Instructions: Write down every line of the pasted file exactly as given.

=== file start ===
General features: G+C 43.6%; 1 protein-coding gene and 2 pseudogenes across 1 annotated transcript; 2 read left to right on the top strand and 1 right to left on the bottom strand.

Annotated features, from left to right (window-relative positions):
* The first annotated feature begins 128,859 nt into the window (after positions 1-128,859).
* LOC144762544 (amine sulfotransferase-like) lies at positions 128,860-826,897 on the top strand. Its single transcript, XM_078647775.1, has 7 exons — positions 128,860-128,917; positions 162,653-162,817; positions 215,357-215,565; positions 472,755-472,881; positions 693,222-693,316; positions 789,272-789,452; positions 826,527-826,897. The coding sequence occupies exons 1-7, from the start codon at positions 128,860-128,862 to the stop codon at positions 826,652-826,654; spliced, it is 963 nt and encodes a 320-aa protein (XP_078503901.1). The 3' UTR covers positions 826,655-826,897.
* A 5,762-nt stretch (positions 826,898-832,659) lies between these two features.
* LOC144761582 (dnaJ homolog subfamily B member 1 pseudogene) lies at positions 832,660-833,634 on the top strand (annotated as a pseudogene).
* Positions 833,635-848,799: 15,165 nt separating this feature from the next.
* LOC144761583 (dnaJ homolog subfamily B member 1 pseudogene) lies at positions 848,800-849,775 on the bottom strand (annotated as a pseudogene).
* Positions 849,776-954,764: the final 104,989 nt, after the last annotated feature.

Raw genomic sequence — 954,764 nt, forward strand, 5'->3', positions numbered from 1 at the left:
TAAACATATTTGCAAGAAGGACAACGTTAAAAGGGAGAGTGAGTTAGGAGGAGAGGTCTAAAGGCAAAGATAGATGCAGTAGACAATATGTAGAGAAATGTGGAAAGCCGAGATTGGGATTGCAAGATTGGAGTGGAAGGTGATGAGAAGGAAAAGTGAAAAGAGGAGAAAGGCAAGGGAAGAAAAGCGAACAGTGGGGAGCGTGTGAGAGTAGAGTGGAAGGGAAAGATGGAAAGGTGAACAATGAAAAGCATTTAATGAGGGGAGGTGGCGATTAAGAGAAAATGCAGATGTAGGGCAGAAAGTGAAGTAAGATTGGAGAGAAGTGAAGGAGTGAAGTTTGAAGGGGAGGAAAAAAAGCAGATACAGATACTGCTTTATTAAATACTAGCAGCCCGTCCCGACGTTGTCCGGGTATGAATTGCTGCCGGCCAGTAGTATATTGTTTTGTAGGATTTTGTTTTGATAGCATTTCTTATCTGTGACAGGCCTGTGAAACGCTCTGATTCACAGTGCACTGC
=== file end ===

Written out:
General features: G+C 43.6%; 1 protein-coding gene and 2 pseudogenes across 1 annotated transcript; 2 read left to right on the top strand and 1 right to left on the bottom strand.

Annotated features, from left to right (window-relative positions):
* The first annotated feature begins 128,859 nt into the window (after positions 1-128,859).
* LOC144762544 (amine sulfotransferase-like) lies at positions 128,860-826,897 on the top strand. Its single transcript, XM_078647775.1, has 7 exons — positions 128,860-128,917; positions 162,653-162,817; positions 215,357-215,565; positions 472,755-472,881; positions 693,222-693,316; positions 789,272-789,452; positions 826,527-826,897. The coding sequence occupies exons 1-7, from the start codon at positions 128,860-128,862 to the stop codon at positions 826,652-826,654; spliced, it is 963 nt and encodes a 320-aa protein (XP_078503901.1). The 3' UTR covers positions 826,655-826,897.
* A 5,762-nt stretch (positions 826,898-832,659) lies between these two features.
* LOC144761582 (dnaJ homolog subfamily B member 1 pseudogene) lies at positions 832,660-833,634 on the top strand (annotated as a pseudogene).
* Positions 833,635-848,799: 15,165 nt separating this feature from the next.
* LOC144761583 (dnaJ homolog subfamily B member 1 pseudogene) lies at positions 848,800-849,775 on the bottom strand (annotated as a pseudogene).
* Positions 849,776-954,764: the final 104,989 nt, after the last annotated feature.

Raw genomic sequence — 954,764 nt, forward strand, 5'->3', positions numbered from 1 at the left:
TAAACATATTTGCAAGAAGGACAACGTTAAAAGGGAGAGTGAGTTAGGAGGAGAGGTCTAAAGGCAAAGATAGATGCAGTAGACAATATGTAGAGAAATGTGGAAAGCCGAGATTGGGATTGCAAGATTGGAGTGGAAGGTGATGAGAAGGAAAAGTGAAAAGAGGAGAAAGGCAAGGGAAGAAAAGCGAACAGTGGGGAGCGTGTGAGAGTAGAGTGGAAGGGAAAGATGGAAAGGTGAACAATGAAAAGCATTTAATGAGGGGAGGTGGCGATTAAGAGAAAATGCAGATGTAGGGCAGAAAGTGAAGTAAGATTGGAGAGAAGTGAAGGAGTGAAGTTTGAAGGGGAGGAAAAAAAGCAGATACAGATACTGCTTTATTAAATACTAGCAGCCCGTCCCGACGTTGTCCGGGTATGAATTGCTGCCGGCCAGTAGTATATTGTTTTGTAGGATTTTGTTTTGATAGCATTTCTTATCTGTGACAGGCCTGTGAAACGCTCTGATTCACAGTGCACTGC